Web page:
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The International

The International Directed by: Tom Twyker Cast: Clive Owen, Naomi Watt, Armin Mueller-Stahl Running Time: 2 hrs Rating: R

Plot: After Interpol agent Louis Salinger (Owen) watches his partner murdered while investigating the shady dealings of the mysterious global bank known as the IBBC, he’s determined to expose its leaders for their crimes. Along with New York District Attorney Eleanor Whitman (Watts), he’s led on a criss-cross journey across the globe, from Berlin to Luxemburg, New York to Milan. As the story progresses, the scope of the IBBC’s power starts to become clear as Salinger narrows in on the one target that could bring it to its knees.

Who’s It For? Fans of action and espionage will enjoy this film’s pacing, which starts out tight and only intensifies.

Expectations: Owen is an action favorite after his roles in Sin City and Children of Men, and Watts usually brings her own brand of tough-chick femininity to her characters. Plus, the story of two rogue agents tackling a giant bank seems promising, so hopes are high.


Actors: Clive Owen as Louis Salinger: Owen has established himself as a Grade-A badass in the past few years—even if his character range has varied only slightly—and he doesn’t disappoint here. His is a tough-as-nails performance, and the way he bounces from continent to continent in search of retribution for the IBBC’s crimes, gives him the impenetrable coldness usually reserved strictly for Bond. But unlike Bond, Owen’s Salinger feels like a real guy. Score: 8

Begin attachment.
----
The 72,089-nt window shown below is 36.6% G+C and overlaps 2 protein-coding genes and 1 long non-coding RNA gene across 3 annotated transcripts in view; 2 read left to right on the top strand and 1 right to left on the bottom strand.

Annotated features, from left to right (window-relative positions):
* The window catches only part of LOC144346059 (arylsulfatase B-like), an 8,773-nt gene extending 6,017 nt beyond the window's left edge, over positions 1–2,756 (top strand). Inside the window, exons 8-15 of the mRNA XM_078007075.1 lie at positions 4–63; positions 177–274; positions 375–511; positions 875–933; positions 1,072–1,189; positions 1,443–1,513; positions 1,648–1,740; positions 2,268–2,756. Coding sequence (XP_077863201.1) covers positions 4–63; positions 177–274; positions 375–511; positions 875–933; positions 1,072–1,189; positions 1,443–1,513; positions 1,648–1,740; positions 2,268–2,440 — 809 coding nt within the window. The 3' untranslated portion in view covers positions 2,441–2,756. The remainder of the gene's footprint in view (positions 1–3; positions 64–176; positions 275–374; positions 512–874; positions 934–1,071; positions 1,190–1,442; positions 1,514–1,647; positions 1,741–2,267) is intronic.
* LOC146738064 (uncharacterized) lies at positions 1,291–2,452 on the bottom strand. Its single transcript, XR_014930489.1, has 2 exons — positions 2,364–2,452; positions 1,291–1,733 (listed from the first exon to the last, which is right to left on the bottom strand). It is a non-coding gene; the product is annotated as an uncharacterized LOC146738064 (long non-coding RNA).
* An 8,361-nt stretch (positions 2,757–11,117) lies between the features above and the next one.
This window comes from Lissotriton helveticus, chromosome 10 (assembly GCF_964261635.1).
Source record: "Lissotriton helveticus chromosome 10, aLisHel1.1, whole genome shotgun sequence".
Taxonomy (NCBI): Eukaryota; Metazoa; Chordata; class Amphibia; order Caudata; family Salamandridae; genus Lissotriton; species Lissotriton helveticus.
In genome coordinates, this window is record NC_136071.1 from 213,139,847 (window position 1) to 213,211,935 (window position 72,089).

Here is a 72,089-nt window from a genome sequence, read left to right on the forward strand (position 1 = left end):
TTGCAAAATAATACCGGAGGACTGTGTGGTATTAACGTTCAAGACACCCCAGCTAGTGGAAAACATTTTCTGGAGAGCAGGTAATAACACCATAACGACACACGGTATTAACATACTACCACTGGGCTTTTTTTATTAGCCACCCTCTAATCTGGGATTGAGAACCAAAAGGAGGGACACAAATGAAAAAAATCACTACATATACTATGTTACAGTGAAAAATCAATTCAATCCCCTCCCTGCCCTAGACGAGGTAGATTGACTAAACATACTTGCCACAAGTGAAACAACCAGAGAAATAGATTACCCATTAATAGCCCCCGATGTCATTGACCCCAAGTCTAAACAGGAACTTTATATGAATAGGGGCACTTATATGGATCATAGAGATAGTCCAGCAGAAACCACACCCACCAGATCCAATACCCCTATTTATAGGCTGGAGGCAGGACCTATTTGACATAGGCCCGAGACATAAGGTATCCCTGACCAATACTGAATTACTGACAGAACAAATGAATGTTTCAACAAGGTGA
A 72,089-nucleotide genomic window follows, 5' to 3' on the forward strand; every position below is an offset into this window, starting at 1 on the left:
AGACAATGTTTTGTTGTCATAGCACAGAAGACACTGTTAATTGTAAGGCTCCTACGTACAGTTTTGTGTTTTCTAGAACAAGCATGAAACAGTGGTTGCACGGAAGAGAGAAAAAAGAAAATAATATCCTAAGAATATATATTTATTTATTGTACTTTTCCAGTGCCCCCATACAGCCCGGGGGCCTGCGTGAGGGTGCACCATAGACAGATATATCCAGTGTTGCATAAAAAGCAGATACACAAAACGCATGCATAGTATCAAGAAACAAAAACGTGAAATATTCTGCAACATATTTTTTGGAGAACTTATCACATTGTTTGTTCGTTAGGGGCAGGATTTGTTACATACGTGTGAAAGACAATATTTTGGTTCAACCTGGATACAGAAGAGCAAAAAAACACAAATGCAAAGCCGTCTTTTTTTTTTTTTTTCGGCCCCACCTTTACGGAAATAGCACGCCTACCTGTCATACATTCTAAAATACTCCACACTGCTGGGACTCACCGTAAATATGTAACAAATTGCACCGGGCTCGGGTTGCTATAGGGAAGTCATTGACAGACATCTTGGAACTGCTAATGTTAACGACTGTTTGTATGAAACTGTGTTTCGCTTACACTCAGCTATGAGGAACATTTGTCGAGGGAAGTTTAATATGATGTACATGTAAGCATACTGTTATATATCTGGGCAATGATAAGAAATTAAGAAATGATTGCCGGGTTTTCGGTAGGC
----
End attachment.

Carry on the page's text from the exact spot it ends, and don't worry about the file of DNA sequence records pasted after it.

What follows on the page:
Naomi Watts as Elanor Whitman: The usually vibrant Watts is virtually useless and in The International, which is hugely disappointing. She could have feasibly been edited out of the story and it probably would have still made equal sense. Aside from being a pretty face to offset Owen’s hard exterior, all Watts can really contribute to this film is her name and a phony, labored American accent. This is especially tragic because when given the right material, Watts can be superb. Score: 2

Armin Mueller-Stahl as Wilhelm Wexler: Though it's an understated performance, Mueller-Stahl's portrayal as a once-good man who got sucked in to the IBBC's dirty dealings is resonant. He is especially good during his scenes with Owen, and the two players serve as versions of each other on opposite sides of one of the film's central questions: do you risk everything to uphold justice or enjoy the safety and luxury of compliance with evil? Mueller-Stahl's nuanced take helps punctuate this question. Score: 7

Talking: The characters spend a lot of time talking in this film, which is necessary considering its sometimes intangible plot. To its credit, the film does a decent job of moving the story and the exposition along at a pretty decent clip and keeping the audience mostly engaged, thanks no doubt to the action that’s sprinkled throughout. That said, there are a few too many uses of clichéd road metaphors, like “Sometimes the hardest thing in life is knowing which bridge to cross and which to burn,” or, “Sometimes a man finds his destiny on the road he took to avoid it.” The line between poignant and camp grows ever blurrier. Score: 6